CHARACTER OF EDWARD IIS. The English are apt to consider with peculiar fondness the history of Edward the Third, and to esteem his reign, as it was one of the longest, the most glorious also, which occurs in the annals of the nation. The ascendant which they began to have over France, their rival and national enemy, makes them cast their eyes on this period with great complacency, and sanctifies every measure which Edward embraced for that end. But the domestic government is really more admirable than his foreign victories; and England enjoyed, by his prudence and vigour of administration, a longer interval of domestic peace and tranquillity, than she had been blest with in any former period, or than she experienced for many years after. He gained the affections of the great, and curbed their licentiousness: he made them feel his power without their daring, or even being inclined to murmur at it; his affable and obliging behaviour, his munificence and generosity, made them submit with pleasure to his dominion; his valour and conduct made them successful in most of their enterprises; and their unquiet spirits, directed against a public enemy, had no leisure to breed disturbances, to which they were naturally so much inclined, and which the form of the government seemed so much to authorize. This was the chief benefit which resulted from Edward's victories and conquests. His foreign wars were, in other respects, neither founded in justice, nor directed to any very salatary purpose. His attempt against the king of Scotland, a minor, and a brother-in-law, and the revival of his grandfather's claim of superiority over that kingdom, were both unreasonable and ungenerous : and he allowed himself to be too soon seduced by the glaring prospects of French conquest, from the acquisition of a poiut which was practicable, and which might really, if attained, have been of lasting utility to his country, and to his successors. But the glory of a conqueror is so dazzling to the vulgar, and the animosity of nations so extreme, that the fruitless desolation of so fine a part of Europe as France is totally disregarded by us, and never considered as a blemish in the character or conduct of this prince: and indeed, from the unfortunate state of human nature, it will commonly happen that a sovereign of great genius, such as Edward, who' usually finds every thing easy in the domestic government, will turn himself towards military enterprises, where alone he meets opposition, and where he has full exercise or his industry and capacity.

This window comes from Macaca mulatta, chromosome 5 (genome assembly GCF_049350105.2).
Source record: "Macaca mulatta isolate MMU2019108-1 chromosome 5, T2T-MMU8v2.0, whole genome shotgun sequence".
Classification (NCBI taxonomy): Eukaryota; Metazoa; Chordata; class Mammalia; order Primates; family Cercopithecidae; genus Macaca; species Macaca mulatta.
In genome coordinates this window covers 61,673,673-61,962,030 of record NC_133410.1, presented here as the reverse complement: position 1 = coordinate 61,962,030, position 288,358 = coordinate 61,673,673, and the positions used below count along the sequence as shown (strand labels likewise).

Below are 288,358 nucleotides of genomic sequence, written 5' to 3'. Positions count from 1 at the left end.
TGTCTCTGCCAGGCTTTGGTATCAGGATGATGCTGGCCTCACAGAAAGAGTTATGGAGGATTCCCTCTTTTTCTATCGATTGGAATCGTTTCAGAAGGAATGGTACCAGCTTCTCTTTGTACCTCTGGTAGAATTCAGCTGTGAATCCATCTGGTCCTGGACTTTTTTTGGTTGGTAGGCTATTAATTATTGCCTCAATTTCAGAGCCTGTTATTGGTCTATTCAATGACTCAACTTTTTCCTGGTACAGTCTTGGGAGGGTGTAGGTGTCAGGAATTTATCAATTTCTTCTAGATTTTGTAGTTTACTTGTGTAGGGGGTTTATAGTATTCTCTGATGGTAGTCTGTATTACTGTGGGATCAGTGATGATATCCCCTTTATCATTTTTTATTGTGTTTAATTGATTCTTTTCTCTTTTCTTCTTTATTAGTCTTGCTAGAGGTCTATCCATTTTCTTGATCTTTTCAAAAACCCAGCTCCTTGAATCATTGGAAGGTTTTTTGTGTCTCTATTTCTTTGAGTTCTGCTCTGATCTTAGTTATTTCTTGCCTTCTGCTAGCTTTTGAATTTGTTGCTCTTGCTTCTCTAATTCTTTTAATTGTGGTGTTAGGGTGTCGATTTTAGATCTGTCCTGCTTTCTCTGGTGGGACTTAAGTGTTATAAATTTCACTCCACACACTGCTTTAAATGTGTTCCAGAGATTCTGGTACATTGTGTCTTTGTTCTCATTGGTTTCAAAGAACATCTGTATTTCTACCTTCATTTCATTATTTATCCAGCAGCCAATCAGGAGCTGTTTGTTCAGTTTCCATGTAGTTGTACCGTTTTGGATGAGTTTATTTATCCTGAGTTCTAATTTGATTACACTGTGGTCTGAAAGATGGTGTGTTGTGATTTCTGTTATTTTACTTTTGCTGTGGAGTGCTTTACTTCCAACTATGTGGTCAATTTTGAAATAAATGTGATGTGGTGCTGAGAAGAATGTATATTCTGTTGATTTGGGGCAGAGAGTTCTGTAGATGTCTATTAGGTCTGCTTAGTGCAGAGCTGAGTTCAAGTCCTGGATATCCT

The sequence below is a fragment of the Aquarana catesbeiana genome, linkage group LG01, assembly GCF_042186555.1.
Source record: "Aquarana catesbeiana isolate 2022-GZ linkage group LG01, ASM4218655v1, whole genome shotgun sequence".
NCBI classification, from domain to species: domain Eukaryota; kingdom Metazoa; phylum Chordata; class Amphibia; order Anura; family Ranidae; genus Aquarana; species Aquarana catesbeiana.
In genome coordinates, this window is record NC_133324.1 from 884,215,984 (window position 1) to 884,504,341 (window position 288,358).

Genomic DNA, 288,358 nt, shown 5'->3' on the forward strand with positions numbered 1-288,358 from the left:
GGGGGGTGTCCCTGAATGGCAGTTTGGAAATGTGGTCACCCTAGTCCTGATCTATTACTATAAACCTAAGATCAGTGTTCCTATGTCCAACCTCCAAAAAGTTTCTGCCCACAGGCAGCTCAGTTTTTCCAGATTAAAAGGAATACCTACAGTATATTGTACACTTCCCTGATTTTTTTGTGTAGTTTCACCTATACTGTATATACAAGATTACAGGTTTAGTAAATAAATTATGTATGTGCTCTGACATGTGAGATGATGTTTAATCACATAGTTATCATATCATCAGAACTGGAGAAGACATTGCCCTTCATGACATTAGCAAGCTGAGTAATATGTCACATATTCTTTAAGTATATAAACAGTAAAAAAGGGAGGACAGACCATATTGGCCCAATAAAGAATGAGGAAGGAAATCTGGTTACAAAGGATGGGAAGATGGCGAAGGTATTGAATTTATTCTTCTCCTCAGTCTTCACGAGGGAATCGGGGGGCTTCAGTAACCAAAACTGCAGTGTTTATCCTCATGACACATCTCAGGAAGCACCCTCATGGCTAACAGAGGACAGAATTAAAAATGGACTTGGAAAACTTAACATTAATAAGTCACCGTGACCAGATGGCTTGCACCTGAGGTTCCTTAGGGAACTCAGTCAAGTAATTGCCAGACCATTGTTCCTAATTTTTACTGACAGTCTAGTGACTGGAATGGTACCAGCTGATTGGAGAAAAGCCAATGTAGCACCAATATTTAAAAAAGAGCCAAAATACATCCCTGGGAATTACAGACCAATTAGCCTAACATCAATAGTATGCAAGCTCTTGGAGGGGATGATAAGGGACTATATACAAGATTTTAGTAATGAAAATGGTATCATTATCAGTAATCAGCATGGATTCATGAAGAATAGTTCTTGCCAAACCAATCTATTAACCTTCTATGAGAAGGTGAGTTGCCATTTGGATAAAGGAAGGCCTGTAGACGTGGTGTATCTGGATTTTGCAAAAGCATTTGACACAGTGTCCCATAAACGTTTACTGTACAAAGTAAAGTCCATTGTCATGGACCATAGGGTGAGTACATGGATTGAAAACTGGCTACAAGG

Hume.

ANOTHER CHARACTER OF EDWARD III.

EDWARD's constitution had been impaired by the fatigues of his youth; so that he began to feel the infirmities of old age, before they approach the common course of nature: and now he was seized with a malignant fever, attended with eruptions, that soon put a period to his life. When his distemper became so violent, that no hope of his recovery remained, all his attendants forsook him, as a bankrupt no longer able to requite their services. The ungrateful ALICE, waiting until she perceived him in the agonies of death, was so inhuman as to strip him of his rings and jewels, and leave him without one domestic to close his eyes, and do the last offices to his breathless corse. In this deplorable condition, bereft of comfort and assistance, the mighty Edward lay expiring; when a priest, not quite so savage as the rest of his domestics, approached his bed ; and, finding him still breathing, began to administer some comfort to his soul. Edward had not yet lost all perception, when he found himself thus abandoned and forlorn, in the last moments of his life. He was just able to express a deep sense of sorrow and contrition for the errors of his conduct, and died pronouncing the name of Jesus.

Such was the piteous and obscure end of Edward the Third, undoubtedly one of the greatest princes that ever-swayed the sceptre of England; whether we respect bim as a warrior, a lawgiver, a monarch, or a man. He possessed all the romantic spirit of Alexander; the penetration, the fortitude, the polished manners of Julius; the liberality, the munificence, the wisdom of Augustus Cæsar. He was tall, majestic, finely shaped, with a piercing eye, and aquiline visage. He excelled all his contemporaries in feats of arms and personal address. He was courteous, affable, and eloquent; of a free deportment, and agreeable conversation; and bad the art of commanding the affection of his subjects, without seeming to solicit popnlarity. The love of glory was certainly the predominant passion of Edward, to the gratification of which